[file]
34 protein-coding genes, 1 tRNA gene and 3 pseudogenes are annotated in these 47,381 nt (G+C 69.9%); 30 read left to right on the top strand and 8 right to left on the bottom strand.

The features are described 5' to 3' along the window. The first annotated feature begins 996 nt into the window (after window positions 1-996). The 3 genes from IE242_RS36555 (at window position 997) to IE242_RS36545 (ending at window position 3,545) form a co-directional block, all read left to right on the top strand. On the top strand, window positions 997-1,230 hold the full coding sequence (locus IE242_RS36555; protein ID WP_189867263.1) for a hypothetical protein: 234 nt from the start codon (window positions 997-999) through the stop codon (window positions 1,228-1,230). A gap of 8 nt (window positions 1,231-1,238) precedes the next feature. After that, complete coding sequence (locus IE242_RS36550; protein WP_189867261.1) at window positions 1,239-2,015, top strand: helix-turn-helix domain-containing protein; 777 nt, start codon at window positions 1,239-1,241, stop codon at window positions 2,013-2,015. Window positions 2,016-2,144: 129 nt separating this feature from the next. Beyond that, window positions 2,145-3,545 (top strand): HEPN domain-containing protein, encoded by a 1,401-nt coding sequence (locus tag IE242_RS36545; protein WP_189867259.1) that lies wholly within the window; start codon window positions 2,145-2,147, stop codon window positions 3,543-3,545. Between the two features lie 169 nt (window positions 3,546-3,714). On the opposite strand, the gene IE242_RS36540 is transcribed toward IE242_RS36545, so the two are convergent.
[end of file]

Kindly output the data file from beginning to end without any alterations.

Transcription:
34 protein-coding genes, 1 tRNA gene and 3 pseudogenes are annotated in these 47,381 nt (G+C 69.9%); 30 read left to right on the top strand and 8 right to left on the bottom strand.

The features are described 5' to 3' along the window. The first annotated feature begins 996 nt into the window (after window positions 1-996). The 3 genes from IE242_RS36555 (at window position 997) to IE242_RS36545 (ending at window position 3,545) form a co-directional block, all read left to right on the top strand. On the top strand, window positions 997-1,230 hold the full coding sequence (locus IE242_RS36555; protein ID WP_189867263.1) for a hypothetical protein: 234 nt from the start codon (window positions 997-999) through the stop codon (window positions 1,228-1,230). A gap of 8 nt (window positions 1,231-1,238) precedes the next feature. After that, complete coding sequence (locus IE242_RS36550; protein WP_189867261.1) at window positions 1,239-2,015, top strand: helix-turn-helix domain-containing protein; 777 nt, start codon at window positions 1,239-1,241, stop codon at window positions 2,013-2,015. Window positions 2,016-2,144: 129 nt separating this feature from the next. Beyond that, window positions 2,145-3,545 (top strand): HEPN domain-containing protein, encoded by a 1,401-nt coding sequence (locus tag IE242_RS36545; protein WP_189867259.1) that lies wholly within the window; start codon window positions 2,145-2,147, stop codon window positions 3,543-3,545. Between the two features lie 169 nt (window positions 3,546-3,714). On the opposite strand, the gene IE242_RS36540 is transcribed toward IE242_RS36545, so the two are convergent.